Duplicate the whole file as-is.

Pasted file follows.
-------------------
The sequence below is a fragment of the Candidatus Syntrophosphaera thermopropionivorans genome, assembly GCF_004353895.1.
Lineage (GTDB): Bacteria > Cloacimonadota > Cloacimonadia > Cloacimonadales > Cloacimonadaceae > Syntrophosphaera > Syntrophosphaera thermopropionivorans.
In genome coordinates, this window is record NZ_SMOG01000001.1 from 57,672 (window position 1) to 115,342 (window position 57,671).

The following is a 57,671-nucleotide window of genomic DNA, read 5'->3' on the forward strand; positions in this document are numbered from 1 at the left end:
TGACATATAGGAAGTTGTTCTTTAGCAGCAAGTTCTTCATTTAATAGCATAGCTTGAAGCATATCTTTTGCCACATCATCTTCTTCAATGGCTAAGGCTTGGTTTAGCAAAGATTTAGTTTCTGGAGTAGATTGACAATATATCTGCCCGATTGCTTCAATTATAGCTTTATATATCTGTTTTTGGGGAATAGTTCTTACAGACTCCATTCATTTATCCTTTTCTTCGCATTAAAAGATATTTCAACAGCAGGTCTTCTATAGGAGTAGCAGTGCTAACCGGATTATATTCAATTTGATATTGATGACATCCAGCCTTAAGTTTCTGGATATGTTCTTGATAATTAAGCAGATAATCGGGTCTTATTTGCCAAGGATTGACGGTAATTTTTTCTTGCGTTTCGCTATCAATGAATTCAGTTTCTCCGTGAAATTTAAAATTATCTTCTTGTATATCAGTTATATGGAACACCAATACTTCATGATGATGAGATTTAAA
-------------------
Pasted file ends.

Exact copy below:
The sequence below is a fragment of the Candidatus Syntrophosphaera thermopropionivorans genome, assembly GCF_004353895.1.
Lineage (GTDB): Bacteria > Cloacimonadota > Cloacimonadia > Cloacimonadales > Cloacimonadaceae > Syntrophosphaera > Syntrophosphaera thermopropionivorans.
In genome coordinates, this window is record NZ_SMOG01000001.1 from 57,672 (window position 1) to 115,342 (window position 57,671).

The following is a 57,671-nucleotide window of genomic DNA, read 5'->3' on the forward strand; positions in this document are numbered from 1 at the left end:
TGACATATAGGAAGTTGTTCTTTAGCAGCAAGTTCTTCATTTAATAGCATAGCTTGAAGCATATCTTTTGCCACATCATCTTCTTCAATGGCTAAGGCTTGGTTTAGCAAAGATTTAGTTTCTGGAGTAGATTGACAATATATCTGCCCGATTGCTTCAATTATAGCTTTATATATCTGTTTTTGGGGAATAGTTCTTACAGACTCCATTCATTTATCCTTTTCTTCGCATTAAAAGATATTTCAACAGCAGGTCTTCTATAGGAGTAGCAGTGCTAACCGGATTATATTCAATTTGATATTGATGACATCCAGCCTTAAGTTTCTGGATATGTTCTTGATAATTAAGCAGATAATCGGGTCTTATTTGCCAAGGATTGACGGTAATTTTTTCTTGCGTTTCGCTATCAATGAATTCAGTTTCTCCGTGAAATTTAAAATTATCTTCTTGTATATCAGTTATATGGAACACCAATACTTCATGATGATGAGATTTAAA